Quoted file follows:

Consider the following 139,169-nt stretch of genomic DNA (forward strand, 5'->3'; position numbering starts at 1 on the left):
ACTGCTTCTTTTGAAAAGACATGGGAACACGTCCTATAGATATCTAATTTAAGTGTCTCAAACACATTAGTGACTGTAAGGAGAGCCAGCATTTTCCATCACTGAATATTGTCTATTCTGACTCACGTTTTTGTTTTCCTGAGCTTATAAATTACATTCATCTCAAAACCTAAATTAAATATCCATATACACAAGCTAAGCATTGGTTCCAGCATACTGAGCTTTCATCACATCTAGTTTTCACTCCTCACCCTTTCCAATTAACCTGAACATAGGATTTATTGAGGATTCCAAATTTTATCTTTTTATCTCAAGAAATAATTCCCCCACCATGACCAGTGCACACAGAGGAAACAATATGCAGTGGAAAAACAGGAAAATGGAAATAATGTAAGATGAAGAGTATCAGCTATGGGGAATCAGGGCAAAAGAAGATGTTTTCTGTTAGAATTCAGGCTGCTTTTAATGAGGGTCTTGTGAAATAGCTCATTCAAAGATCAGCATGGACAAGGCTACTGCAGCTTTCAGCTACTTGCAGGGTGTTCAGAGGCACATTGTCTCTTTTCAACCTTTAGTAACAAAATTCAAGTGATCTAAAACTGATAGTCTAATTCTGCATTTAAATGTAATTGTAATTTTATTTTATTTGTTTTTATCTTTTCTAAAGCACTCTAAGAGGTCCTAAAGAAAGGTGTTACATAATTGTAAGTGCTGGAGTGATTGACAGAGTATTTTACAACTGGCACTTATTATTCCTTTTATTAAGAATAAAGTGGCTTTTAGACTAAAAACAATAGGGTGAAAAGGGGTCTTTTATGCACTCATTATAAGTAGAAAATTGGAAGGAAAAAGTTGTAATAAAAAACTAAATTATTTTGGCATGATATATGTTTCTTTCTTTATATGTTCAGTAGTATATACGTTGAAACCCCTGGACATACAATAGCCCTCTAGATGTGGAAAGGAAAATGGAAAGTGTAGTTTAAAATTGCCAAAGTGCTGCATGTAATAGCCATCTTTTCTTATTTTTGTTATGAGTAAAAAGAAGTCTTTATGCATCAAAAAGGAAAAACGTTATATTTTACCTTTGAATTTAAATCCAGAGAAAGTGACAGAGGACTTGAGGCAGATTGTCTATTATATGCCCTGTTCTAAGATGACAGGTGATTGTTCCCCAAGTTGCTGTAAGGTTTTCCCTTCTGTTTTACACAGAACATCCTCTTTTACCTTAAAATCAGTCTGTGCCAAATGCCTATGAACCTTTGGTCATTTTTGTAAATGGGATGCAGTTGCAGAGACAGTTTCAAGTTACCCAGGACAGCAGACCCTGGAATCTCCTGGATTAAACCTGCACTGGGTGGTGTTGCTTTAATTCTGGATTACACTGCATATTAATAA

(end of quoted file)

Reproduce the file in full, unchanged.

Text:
Consider the following 139,169-nt stretch of genomic DNA (forward strand, 5'->3'; position numbering starts at 1 on the left):
ACTGCTTCTTTTGAAAAGACATGGGAACACGTCCTATAGATATCTAATTTAAGTGTCTCAAACACATTAGTGACTGTAAGGAGAGCCAGCATTTTCCATCACTGAATATTGTCTATTCTGACTCACGTTTTTGTTTTCCTGAGCTTATAAATTACATTCATCTCAAAACCTAAATTAAATATCCATATACACAAGCTAAGCATTGGTTCCAGCATACTGAGCTTTCATCACATCTAGTTTTCACTCCTCACCCTTTCCAATTAACCTGAACATAGGATTTATTGAGGATTCCAAATTTTATCTTTTTATCTCAAGAAATAATTCCCCCACCATGACCAGTGCACACAGAGGAAACAATATGCAGTGGAAAAACAGGAAAATGGAAATAATGTAAGATGAAGAGTATCAGCTATGGGGAATCAGGGCAAAAGAAGATGTTTTCTGTTAGAATTCAGGCTGCTTTTAATGAGGGTCTTGTGAAATAGCTCATTCAAAGATCAGCATGGACAAGGCTACTGCAGCTTTCAGCTACTTGCAGGGTGTTCAGAGGCACATTGTCTCTTTTCAACCTTTAGTAACAAAATTCAAGTGATCTAAAACTGATAGTCTAATTCTGCATTTAAATGTAATTGTAATTTTATTTTATTTGTTTTTATCTTTTCTAAAGCACTCTAAGAGGTCCTAAAGAAAGGTGTTACATAATTGTAAGTGCTGGAGTGATTGACAGAGTATTTTACAACTGGCACTTATTATTCCTTTTATTAAGAATAAAGTGGCTTTTAGACTAAAAACAATAGGGTGAAAAGGGGTCTTTTATGCACTCATTATAAGTAGAAAATTGGAAGGAAAAAGTTGTAATAAAAAACTAAATTATTTTGGCATGATATATGTTTCTTTCTTTATATGTTCAGTAGTATATACGTTGAAACCCCTGGACATACAATAGCCCTCTAGATGTGGAAAGGAAAATGGAAAGTGTAGTTTAAAATTGCCAAAGTGCTGCATGTAATAGCCATCTTTTCTTATTTTTGTTATGAGTAAAAAGAAGTCTTTATGCATCAAAAAGGAAAAACGTTATATTTTACCTTTGAATTTAAATCCAGAGAAAGTGACAGAGGACTTGAGGCAGATTGTCTATTATATGCCCTGTTCTAAGATGACAGGTGATTGTTCCCCAAGTTGCTGTAAGGTTTTCCCTTCTGTTTTACACAGAACATCCTCTTTTACCTTAAAATCAGTCTGTGCCAAATGCCTATGAACCTTTGGTCATTTTTGTAAATGGGATGCAGTTGCAGAGACAGTTTCAAGTTACCCAGGACAGCAGACCCTGGAATCTCCTGGATTAAACCTGCACTGGGTGGTGTTGCTTTAATTCTGGATTACACTGCATATTAATAA